Richmond’s banking desert grows

Jeremy M. Lazarus | 6/17/2021, 6 p.m.
Outside of Downtown, the eastern half of Richmond – which tends to be largely African-American and Latino—has increasingly become a ...
The Wells Fargo Bank branch at 1800 Chamberlayne Ave. in North Side is permanently closing Sept. 8. Photo by Regina H. Boone

Outside of Downtown, the eastern half of Richmond – which tends to be largely African-American and Latino—has increasingly become a banking desert, bereft of branch banks that are more commonplace in the Downtown and western half of the city.

The last full-service bank branch operating north of Downtown and east of Brook Road is now set to close in 90 days, continuing a trend that began years ago when the area’s only Black-owned bank, Consolidated Bank, closed all but its Downtown branch. Consolidated was later sold and is now Premier Bank.

The areas the banks are leaving also are often cited for lack of name-brand grocery stores and tend to attract fewer national and regional retail outlets.

The formation of new community banks and the arrival of larger out-of-town banks has not made any difference, with the newcomers avoiding the city’s eastern half. If they go east, they locate in Henrico County.

Wells Fargo is now the last bank to leave the eastern half of the city north of the James River. The bank has provided a 90-day notice it that it will close its branch at 1800 Chamberlayne Ave. at noon Wednesday, Sept. 8. Based on the announcement, the shutdown will include the automated teller machines, or ATMs, at the site.

According to the bank, Wells Fargo customers still will have access to a full-service branch either at 2nd and Grace streets or at its other locations along Broad Street. The bank also noted that customers of the Chamberlayne Avenue branch could switch to using the bank’s online and digital applications, as many already do.

Ahead of the city branch’s closure, Wells Fargo in two months also will close a Henrico County branch located at 5610 Brook Road in the Brook Run Shopping Center. That branch is to close Wednesday, Aug. 11, with customers encouraged to use another Wells Fargo branch at Brook and Parham roads.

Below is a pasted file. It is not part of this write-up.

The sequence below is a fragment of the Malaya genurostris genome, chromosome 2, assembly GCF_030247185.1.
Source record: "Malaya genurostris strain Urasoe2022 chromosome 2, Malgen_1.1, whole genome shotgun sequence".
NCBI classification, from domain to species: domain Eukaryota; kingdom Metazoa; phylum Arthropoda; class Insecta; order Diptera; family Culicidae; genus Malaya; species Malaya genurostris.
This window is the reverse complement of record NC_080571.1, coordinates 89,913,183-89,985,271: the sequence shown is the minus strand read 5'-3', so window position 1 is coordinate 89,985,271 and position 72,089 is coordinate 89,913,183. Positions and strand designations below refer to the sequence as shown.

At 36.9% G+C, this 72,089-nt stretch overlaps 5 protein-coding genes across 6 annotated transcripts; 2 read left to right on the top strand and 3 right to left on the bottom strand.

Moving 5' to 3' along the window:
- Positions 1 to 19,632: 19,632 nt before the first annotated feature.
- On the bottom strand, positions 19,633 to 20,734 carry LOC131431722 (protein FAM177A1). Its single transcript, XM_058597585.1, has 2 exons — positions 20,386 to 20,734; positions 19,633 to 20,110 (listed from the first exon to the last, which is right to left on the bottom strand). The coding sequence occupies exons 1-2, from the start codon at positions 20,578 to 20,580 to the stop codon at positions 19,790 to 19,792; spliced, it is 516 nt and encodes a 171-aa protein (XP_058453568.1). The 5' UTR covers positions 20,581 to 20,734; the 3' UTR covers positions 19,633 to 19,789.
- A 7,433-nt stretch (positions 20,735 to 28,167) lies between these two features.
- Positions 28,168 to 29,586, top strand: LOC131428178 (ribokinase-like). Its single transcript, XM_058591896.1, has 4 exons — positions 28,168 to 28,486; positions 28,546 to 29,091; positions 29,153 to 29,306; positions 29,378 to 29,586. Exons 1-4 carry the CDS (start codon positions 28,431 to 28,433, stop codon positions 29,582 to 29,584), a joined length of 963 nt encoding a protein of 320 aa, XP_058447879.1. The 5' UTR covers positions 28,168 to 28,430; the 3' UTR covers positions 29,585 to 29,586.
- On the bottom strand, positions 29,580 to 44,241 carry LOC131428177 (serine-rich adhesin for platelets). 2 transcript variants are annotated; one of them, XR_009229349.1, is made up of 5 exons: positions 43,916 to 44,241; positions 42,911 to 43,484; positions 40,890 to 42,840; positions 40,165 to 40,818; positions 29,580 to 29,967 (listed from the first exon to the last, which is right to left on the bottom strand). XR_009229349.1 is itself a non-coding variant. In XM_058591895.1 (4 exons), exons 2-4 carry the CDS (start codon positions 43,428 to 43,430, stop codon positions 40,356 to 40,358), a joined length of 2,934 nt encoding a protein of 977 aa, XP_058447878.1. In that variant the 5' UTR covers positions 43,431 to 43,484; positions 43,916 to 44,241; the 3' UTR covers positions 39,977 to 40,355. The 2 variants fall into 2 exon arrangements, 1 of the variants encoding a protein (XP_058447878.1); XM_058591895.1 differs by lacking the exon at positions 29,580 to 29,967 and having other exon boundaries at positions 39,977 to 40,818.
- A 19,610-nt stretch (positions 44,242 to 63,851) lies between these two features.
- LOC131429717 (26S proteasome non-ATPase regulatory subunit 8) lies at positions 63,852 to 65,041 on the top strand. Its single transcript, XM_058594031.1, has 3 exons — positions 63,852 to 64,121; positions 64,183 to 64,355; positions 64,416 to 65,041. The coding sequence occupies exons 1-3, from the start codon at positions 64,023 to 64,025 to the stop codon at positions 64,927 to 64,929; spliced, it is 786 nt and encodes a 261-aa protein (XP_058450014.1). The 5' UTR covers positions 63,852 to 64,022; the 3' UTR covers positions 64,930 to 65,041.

“This is not an easy decision or one that we take lightly,” Wells Fargo spokeswoman Maegan Lewis stated in response to a Free Press query. “While branches continue to be important, we’re finding that more customers are using our wide range of digital capabilities, (with) more transactions happening outside the branch.”

The Wells Fargo decision follows the closures in March of full-service SunTrust branches on Azalea Avenue and at 2500 E. Broad St. in Church Hill following the merger of that bank with BB&T to create the new Truist Bank.

That appears to leave an ATM that Bank of America continues to operate in a closed branch at 1307 E. Brookland Park Blvd. as about the only remnant of the once thriving branch banks in most of North Side and Church Hill.

North of the James, full-service bank branches and credit unions can still be found in Downtown, along Broad Street, in Carytown, in the Far West End and in the Hermitage Road area near The Diamond baseball stadium.

The major element of banking that now stands out in the eastern sector are the ATMs and cash machines in retail outlets that have become a mainstay for those with bank debit and credit cards.

South of the James, branch banks mostly cluster in the retail district of Forest Hill Avenue near Huguenot High School. Otherwise, there is little branch banking left.

As best as can be determined, the full-service operations in South Side that remain east of Westover Hills Boulevard include the Truist branch at 1200 Semmes Ave. and the Richmond Heritage Federal Credit Union’s headquarters at Commerce Road and Bainbridge Street.